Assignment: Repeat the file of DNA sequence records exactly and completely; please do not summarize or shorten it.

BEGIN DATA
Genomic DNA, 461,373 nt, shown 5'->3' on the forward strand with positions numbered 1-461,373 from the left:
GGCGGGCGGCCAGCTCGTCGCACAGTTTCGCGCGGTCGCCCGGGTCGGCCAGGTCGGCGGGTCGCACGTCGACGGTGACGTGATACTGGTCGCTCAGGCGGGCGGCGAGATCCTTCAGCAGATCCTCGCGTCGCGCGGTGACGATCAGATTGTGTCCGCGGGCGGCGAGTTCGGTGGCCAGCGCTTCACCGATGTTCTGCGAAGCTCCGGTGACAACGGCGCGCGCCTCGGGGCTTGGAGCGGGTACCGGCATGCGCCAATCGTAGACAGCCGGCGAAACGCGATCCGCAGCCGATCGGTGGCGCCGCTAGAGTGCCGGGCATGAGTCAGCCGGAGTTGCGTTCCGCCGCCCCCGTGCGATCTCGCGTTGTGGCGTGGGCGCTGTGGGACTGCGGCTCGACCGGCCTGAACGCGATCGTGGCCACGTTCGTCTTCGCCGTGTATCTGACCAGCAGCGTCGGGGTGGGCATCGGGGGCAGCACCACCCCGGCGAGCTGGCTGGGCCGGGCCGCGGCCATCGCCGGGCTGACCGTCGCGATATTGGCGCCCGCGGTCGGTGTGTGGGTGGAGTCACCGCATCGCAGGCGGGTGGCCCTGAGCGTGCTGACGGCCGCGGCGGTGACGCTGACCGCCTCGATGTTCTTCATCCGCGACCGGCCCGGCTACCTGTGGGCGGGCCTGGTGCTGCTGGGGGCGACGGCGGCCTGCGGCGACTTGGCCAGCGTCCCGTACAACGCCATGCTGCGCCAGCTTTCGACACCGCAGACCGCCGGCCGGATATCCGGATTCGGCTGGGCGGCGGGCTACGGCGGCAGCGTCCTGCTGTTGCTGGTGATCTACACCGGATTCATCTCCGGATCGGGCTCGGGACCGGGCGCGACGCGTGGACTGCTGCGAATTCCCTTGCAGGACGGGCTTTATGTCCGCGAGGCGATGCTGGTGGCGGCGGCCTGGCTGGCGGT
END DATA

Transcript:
Genomic DNA, 461,373 nt, shown 5'->3' on the forward strand with positions numbered 1-461,373 from the left:
GGCGGGCGGCCAGCTCGTCGCACAGTTTCGCGCGGTCGCCCGGGTCGGCCAGGTCGGCGGGTCGCACGTCGACGGTGACGTGATACTGGTCGCTCAGGCGGGCGGCGAGATCCTTCAGCAGATCCTCGCGTCGCGCGGTGACGATCAGATTGTGTCCGCGGGCGGCGAGTTCGGTGGCCAGCGCTTCACCGATGTTCTGCGAAGCTCCGGTGACAACGGCGCGCGCCTCGGGGCTTGGAGCGGGTACCGGCATGCGCCAATCGTAGACAGCCGGCGAAACGCGATCCGCAGCCGATCGGTGGCGCCGCTAGAGTGCCGGGCATGAGTCAGCCGGAGTTGCGTTCCGCCGCCCCCGTGCGATCTCGCGTTGTGGCGTGGGCGCTGTGGGACTGCGGCTCGACCGGCCTGAACGCGATCGTGGCCACGTTCGTCTTCGCCGTGTATCTGACCAGCAGCGTCGGGGTGGGCATCGGGGGCAGCACCACCCCGGCGAGCTGGCTGGGCCGGGCCGCGGCCATCGCCGGGCTGACCGTCGCGATATTGGCGCCCGCGGTCGGTGTGTGGGTGGAGTCACCGCATCGCAGGCGGGTGGCCCTGAGCGTGCTGACGGCCGCGGCGGTGACGCTGACCGCCTCGATGTTCTTCATCCGCGACCGGCCCGGCTACCTGTGGGCGGGCCTGGTGCTGCTGGGGGCGACGGCGGCCTGCGGCGACTTGGCCAGCGTCCCGTACAACGCCATGCTGCGCCAGCTTTCGACACCGCAGACCGCCGGCCGGATATCCGGATTCGGCTGGGCGGCGGGCTACGGCGGCAGCGTCCTGCTGTTGCTGGTGATCTACACCGGATTCATCTCCGGATCGGGCTCGGGACCGGGCGCGACGCGTGGACTGCTGCGAATTCCCTTGCAGGACGGGCTTTATGTCCGCGAGGCGATGCTGGTGGCGGCGGCCTGGCTGGCGGT